This training attracted hundreds of participants. The National Cybersecurity Institute (INCIBE) oversees this strategic plan for spending relating to cybersecurity. Key components of increasing the business ecosystem of the sector and attracting talent include:  

  • Strengthening the cybersecurity of individuals   
  • Strengthening the cybersecurity of Small to Medium Enterprises (SMEs) and professionals   
  • Consolidating Spain as an international cybersecurity hub  

United States   

While the states within the U.S. have passed laws governing cybersecurity, federally nothing has been constructed as far as cybersecurity enforcement specifically. There are, however, national laws in place that protect individuals’ information considered “private.”   

An example of this would be the Health Insurance Portability and Accountability Act (HIPAA) that guards “individually identifiable health information” including data that relates to:   

  • The individual’s past, present, or future physical or mental health or condition 
  • The provision of health care to the individual 
  • The past, present, or future payment for the provision of health care to the individual, and that identifies the individual or for which there is a reasonable basis to believe can be used to identify the individual   

Individually identifiable health information includes identifiers such as name, address, birth date, and Social Security Number.   

The cyber-world can be accessed from almost anywhere on earth; this means that as individuals we must all use caution and do everything that we can to make a safe cyberspace for all. A seemingly harmless action such as clicking on a link can lead to your personal data being stolen and potentially the private data of others.    

The personal data of others is on the line when using a social media account, email, or other places where personal data such as name and birth date is shared online. Being a member of the cyber world means holding yourself and others accountable. Hackers will always be around as long as there is cyberspace, but as global cybersecurity efforts continue to increase, we can be more prepared and respond with greater speed and efficiency.   

Worldwide Cybersecurity Best Practices Part 1

Information Technology has created the ability to connect people from virtually (no pun intended) anywhere in the world. With new internet-connected devices being released every year, safety must only continue to increase along with it. Countries all across the globe have acknowledged the importance of enforcing cybersecurity and creating a safer cyber world for everyone.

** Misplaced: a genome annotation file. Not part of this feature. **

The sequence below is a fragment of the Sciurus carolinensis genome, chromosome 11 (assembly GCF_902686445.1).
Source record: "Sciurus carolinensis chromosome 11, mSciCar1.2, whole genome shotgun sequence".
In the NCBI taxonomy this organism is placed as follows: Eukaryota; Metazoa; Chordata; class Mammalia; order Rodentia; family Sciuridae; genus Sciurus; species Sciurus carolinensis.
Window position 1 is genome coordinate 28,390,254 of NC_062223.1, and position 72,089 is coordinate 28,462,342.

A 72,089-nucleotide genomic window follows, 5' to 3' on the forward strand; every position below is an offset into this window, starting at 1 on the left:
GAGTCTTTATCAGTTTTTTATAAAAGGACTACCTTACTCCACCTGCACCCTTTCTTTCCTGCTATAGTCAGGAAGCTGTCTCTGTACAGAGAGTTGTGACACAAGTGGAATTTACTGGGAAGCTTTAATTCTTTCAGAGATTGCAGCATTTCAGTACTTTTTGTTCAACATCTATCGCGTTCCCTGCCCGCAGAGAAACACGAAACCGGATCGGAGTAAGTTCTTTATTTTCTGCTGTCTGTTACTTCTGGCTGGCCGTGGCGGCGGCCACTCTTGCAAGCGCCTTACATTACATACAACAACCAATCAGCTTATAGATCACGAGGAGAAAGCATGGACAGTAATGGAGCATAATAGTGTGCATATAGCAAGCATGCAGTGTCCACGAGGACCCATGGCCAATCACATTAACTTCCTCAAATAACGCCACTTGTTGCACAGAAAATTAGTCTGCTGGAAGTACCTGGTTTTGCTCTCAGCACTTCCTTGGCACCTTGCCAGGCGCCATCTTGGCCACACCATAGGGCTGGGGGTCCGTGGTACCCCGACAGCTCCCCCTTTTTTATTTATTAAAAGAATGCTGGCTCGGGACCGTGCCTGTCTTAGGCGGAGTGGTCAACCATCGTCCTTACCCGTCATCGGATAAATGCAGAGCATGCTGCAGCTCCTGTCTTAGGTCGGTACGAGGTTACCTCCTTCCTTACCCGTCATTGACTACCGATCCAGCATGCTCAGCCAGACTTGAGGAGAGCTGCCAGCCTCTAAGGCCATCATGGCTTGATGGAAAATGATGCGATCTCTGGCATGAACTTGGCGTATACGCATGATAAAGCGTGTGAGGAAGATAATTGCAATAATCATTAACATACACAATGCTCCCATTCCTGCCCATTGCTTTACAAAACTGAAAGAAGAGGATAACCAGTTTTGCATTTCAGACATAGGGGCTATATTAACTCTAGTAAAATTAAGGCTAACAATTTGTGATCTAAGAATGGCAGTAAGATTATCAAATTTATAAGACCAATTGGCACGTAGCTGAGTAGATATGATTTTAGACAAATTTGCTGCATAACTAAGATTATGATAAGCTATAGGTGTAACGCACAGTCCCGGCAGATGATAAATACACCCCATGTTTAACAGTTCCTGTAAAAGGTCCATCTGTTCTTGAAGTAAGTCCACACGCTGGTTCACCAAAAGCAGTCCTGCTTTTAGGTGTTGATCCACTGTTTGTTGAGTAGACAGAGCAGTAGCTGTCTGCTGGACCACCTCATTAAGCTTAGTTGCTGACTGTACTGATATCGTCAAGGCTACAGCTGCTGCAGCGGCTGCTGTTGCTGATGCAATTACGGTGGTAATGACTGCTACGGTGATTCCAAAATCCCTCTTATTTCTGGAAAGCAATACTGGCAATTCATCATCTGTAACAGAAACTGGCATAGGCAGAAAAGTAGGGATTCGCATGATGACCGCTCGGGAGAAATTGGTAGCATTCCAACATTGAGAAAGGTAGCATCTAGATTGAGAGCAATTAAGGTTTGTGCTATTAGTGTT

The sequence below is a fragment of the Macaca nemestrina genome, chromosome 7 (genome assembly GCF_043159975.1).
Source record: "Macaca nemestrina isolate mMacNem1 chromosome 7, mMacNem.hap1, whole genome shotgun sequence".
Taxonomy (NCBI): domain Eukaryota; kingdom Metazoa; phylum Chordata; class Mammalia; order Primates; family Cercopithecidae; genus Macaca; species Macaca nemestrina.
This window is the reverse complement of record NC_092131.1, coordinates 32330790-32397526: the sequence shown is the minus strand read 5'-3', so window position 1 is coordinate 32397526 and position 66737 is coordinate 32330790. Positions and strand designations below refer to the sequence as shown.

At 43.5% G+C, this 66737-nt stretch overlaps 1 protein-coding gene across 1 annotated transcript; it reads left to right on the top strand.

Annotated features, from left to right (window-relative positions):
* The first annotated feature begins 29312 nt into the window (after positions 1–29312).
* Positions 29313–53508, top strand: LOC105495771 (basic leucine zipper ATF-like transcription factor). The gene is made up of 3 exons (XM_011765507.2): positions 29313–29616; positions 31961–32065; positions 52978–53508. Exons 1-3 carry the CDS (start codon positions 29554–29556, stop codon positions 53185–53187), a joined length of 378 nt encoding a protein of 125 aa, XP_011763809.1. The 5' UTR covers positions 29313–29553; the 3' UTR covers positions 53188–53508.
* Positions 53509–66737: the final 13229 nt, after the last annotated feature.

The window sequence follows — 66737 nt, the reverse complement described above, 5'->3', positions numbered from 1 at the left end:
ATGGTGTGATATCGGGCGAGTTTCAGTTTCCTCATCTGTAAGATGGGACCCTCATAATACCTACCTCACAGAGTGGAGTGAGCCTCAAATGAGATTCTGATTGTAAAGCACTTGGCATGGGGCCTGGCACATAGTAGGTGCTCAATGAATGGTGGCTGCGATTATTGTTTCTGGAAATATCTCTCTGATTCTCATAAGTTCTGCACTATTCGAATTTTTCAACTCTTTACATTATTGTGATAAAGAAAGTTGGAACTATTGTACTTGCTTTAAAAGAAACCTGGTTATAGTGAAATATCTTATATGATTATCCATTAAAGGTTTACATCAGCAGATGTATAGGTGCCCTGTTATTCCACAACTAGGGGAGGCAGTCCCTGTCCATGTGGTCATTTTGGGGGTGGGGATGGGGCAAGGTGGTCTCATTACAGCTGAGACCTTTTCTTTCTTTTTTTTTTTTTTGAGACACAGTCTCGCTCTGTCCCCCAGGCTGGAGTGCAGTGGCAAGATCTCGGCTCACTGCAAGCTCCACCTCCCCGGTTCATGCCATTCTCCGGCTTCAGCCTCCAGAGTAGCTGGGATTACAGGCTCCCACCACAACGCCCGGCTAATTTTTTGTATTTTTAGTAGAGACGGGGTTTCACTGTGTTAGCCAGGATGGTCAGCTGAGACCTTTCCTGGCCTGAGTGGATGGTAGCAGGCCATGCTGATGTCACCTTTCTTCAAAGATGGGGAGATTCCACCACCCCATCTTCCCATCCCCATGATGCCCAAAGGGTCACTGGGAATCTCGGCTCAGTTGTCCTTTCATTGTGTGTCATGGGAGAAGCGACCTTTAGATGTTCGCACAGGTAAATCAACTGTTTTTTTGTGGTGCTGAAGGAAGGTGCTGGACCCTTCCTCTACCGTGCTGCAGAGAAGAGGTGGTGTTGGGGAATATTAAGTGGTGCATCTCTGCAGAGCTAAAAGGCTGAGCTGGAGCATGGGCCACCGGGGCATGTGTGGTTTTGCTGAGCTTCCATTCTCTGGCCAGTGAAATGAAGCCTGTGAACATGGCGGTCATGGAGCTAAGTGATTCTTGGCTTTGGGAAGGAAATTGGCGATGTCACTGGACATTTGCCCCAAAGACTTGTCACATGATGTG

In this two-part series, we will take a look at how eight countries from across the world implemented cybersecurity initiatives in the past few years, including Ntirety’s global offices in Bulgaria, Canada, and the United States.  

 Australia 

In May 2021, the Critical Infrastructure Uplift Program (CI-UP) was presented by the Australian government to aid in identifying and repairing vulnerabilities in critical infrastructure. This program was set in place to help providers evaluate their current security program and implement recommended strategies to reduce risk.  

 This program is available to critical infrastructure businesses that are Australian Cyber Security Centre (ACSC) partners. According to ACSC, this program was created to:  

  • Deliver prioritized vulnerability and risk mitigation strategies  
  • Assist partners to implement the recommended risk mitigation strategies  

 Brazil 

In Feb. 2020, Brazil introduced its first national cybersecurity strategy. The country that ranked 70th in the Global Cybersecurity Index, moved its way up to number 18 on the list in 2020. While the bones were set in place with the passing of the National Policy on Information Security in Dec. 2018, there were still more steps needed to create a strategy to secure the biggest economy in Latin America.  

 The National Cyber Security Strategy, E-Ciber, details a four-year plan (2020-2023) to improve the “security and resilience of critical infrastructure and national public services.”  

 Strategic Objectives include:  

  1. Make Brazil more prosperous and reliable in the digital environment;  
  2. Increase Brazil’s resilience to cyber threats; and  
  3. Strengthen the Brazilian action in cybersecurity in the international scenario.  

Strategic Actions involve:  

  1. Strengthen cyber governance actions 
  2. Establish a centralized governance model at the national level  
  3. Promote participatory, collaborative, reliable and secure environment, between the public sector, the private sector and society